East–West Highway (New England)

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The East–West Highway is a long-proposed east–west highway corridor in northern New England (Maine, New Hampshire, and Vermont), intended to link remote northern communities in those states with markets in the Maritimes, Quebec, and upstate New York.


Low population and natural barriers like the White Mountains have long impeded significant economic development in northern New England.

Interstate 92
Location: Albany, NY –
Portsmouth, NH or
Glens Falls, NY – Calais, ME

Proposals for an east–west highway date back to the 1940s.[citation needed] In the early 1970s, all three northern New England states and New York proposed two new Interstate Highway corridors, both of which may have been designated as Interstate 92:

The Federal Highway Administration ultimately did not approve the plan.

Senator Olympia Snowe of Maine said in 2004 that the region is disadvantaged by the fact that it was the only region in the United States for which a federal High Priority Corridor was not designated in the 1991 Intermodal Surface Transportation Efficiency Act.[1]

In 2012, the east–west highway was again proposed, this time as a privately financed toll road.[2]


Current backers of the highway propose an east–west axis through northern and central Maine — these could cover up to three existing surface ports of entry on the U.S.-Canada border, two from Québec; and one from New Brunswick. One portion of the new highway would run from Interstate 395 in Brewer, Maine, to the Canada–United States border near Calais, with a direct link to New Brunswick Route 1—a major transportation corridor serving the Maritimes. A second would travel northwest from Interstate 95 near Waterville, Maine, to the Canada–United States border at Coburn Gore, with a connection to a proposed extension of the Canton de l'Est extension of Quebec's Autoroute 10 eastwards from Montreal. A third would travel due west from Interstate 95 near Waterville, following the U.S. Route 2 corridor through Maine, New Hampshire, Vermont, and upper New York state. Another possibility for such a link between Maine and Quebec exists with Autoroute 73, whose Chaudière-Appalaches proposed southeast extension within Quebec could link through the existing Armstrong–Jackman Border Crossing, despite no link to the American Interstate Highway System existing or planned to exist to it.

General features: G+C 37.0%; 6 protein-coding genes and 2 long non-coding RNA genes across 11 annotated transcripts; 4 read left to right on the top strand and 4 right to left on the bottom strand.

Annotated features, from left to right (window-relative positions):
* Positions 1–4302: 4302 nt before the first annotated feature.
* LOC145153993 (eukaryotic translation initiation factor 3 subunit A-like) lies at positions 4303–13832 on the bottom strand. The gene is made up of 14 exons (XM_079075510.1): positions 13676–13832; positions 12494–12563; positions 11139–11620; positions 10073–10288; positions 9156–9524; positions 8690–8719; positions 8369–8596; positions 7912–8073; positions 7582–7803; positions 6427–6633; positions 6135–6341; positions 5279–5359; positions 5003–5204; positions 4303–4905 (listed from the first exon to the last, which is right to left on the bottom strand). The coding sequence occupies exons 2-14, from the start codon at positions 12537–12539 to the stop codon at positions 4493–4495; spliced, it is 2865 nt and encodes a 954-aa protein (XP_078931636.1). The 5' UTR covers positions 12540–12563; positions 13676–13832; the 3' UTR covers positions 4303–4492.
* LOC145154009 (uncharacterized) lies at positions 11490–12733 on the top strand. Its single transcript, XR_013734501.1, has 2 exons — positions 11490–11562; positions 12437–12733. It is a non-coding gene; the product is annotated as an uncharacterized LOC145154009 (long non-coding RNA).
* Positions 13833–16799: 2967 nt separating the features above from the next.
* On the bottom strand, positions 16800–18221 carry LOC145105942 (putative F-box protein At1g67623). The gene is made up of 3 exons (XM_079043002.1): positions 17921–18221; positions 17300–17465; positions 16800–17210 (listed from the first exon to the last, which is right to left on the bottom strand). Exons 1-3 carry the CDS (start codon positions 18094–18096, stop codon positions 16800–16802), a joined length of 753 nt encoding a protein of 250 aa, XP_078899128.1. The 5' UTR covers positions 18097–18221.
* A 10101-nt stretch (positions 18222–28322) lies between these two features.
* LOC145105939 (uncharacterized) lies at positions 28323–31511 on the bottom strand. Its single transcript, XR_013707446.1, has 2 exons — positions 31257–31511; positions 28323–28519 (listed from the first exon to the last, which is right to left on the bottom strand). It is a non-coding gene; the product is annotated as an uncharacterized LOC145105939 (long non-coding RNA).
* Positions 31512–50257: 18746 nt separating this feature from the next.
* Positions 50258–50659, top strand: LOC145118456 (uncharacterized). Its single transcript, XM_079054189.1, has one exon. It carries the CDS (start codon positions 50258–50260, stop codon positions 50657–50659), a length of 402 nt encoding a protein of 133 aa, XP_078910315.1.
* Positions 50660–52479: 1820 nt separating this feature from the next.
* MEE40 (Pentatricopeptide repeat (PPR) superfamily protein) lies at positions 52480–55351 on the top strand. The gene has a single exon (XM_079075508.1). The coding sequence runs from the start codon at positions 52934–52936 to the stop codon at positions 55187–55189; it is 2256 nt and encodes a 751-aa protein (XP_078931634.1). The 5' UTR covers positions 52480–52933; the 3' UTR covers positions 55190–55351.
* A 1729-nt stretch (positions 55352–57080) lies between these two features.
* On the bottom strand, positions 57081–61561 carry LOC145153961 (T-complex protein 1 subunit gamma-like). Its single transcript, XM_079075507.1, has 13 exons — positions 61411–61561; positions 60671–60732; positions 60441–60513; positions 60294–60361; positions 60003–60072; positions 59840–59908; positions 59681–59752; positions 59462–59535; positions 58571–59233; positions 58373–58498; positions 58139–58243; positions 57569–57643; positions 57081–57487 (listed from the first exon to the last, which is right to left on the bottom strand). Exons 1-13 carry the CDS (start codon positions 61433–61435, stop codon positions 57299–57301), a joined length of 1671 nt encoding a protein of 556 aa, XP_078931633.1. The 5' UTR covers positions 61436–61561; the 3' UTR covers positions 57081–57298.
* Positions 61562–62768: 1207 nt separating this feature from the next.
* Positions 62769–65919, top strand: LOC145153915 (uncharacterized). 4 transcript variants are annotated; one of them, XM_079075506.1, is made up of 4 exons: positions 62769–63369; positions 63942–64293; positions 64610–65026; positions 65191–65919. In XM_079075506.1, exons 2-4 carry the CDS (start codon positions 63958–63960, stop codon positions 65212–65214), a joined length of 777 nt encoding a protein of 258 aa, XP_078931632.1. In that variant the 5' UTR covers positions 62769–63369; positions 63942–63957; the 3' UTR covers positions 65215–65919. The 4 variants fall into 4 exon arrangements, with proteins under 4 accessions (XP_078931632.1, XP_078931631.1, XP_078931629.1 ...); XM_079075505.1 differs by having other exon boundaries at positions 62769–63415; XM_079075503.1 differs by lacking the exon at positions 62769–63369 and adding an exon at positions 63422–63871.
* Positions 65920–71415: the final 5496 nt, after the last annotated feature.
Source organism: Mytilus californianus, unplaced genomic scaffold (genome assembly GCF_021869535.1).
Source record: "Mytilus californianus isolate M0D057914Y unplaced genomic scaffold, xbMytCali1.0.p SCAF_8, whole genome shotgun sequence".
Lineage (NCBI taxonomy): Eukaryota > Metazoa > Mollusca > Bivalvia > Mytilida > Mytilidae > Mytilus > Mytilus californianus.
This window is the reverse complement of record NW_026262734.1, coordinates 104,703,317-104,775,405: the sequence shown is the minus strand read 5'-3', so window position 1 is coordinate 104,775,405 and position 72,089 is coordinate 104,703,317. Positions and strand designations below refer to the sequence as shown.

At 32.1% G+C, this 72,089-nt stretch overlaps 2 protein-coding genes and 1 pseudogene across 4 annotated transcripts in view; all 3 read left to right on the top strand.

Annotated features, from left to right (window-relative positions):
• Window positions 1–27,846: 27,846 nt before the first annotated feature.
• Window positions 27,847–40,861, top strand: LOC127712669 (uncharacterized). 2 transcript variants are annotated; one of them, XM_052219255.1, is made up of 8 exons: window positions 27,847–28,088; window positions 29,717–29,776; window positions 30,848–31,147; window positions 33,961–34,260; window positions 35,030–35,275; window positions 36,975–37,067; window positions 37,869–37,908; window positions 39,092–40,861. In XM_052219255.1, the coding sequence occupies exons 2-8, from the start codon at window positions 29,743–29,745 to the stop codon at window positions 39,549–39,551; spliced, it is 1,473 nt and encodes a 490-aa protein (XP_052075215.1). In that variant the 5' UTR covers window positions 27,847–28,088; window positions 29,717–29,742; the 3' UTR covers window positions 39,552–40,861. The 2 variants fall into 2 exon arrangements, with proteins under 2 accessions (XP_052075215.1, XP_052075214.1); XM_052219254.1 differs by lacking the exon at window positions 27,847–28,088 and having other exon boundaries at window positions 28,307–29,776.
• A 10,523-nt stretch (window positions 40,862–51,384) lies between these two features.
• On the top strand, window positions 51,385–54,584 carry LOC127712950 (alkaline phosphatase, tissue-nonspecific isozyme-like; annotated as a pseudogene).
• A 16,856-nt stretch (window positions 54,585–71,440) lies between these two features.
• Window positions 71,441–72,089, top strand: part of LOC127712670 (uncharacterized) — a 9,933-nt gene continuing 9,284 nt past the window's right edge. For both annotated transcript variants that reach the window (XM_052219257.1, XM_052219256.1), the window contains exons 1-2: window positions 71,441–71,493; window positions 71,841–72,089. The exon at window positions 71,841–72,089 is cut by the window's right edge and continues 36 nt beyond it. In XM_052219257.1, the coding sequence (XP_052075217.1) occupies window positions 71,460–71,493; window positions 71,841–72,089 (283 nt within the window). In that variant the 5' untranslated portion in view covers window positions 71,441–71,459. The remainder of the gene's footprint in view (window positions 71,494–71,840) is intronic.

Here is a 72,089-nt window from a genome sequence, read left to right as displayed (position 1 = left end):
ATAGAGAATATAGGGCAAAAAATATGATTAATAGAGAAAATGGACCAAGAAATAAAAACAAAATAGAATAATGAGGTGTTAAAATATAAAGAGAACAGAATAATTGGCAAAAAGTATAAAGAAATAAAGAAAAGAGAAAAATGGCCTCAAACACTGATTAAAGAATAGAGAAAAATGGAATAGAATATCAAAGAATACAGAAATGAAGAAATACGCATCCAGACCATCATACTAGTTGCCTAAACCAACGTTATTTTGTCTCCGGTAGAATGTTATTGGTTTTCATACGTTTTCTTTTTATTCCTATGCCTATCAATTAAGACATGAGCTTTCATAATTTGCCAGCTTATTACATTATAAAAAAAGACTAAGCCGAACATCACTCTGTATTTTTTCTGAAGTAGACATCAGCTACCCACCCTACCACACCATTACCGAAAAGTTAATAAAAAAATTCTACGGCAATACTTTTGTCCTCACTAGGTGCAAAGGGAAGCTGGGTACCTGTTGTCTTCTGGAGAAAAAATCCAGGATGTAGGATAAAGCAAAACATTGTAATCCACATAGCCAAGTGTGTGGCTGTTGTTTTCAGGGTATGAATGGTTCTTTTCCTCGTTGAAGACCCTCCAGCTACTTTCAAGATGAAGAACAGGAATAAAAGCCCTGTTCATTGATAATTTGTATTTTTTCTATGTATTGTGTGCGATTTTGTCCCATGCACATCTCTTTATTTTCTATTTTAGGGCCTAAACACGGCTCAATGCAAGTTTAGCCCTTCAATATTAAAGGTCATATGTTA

Northern New England is served by three north–south freeways radiating generally northwards from Boston, Massachusetts — from east to west, I-95, Interstate 93 and U.S. Route 3 all coming from or through the Boston metro area, and westernmost of all, by Interstate 91, which follows the Connecticut River. However, the northernmost complete east–west freeway existing within the region, Interstate 90 in Massachusetts, does not enter northern New England. East–west travel through (and within) northern New England is facilitated by three freeway segments:

The presence of Massachusetts Route 2 as a signed east-west Massachusetts state roadway between Interstate 90 and the Massachusetts-Northern New England border is not as significant, as MA Route 2 does not exist as a freeway through much of its length.


A number of groups in Maine oppose the creation of the East-West Highway / Corridor, citing environmental concerns such as the impact on wetlands and the risks of oil spills from pipelines along the corridor, as well as the increased impact of sprawl-type development.[3] The issue has led to repeated protests[4][5] and was one of the few areas of agreement between the candidates for governor of Maine in 2014.[6]

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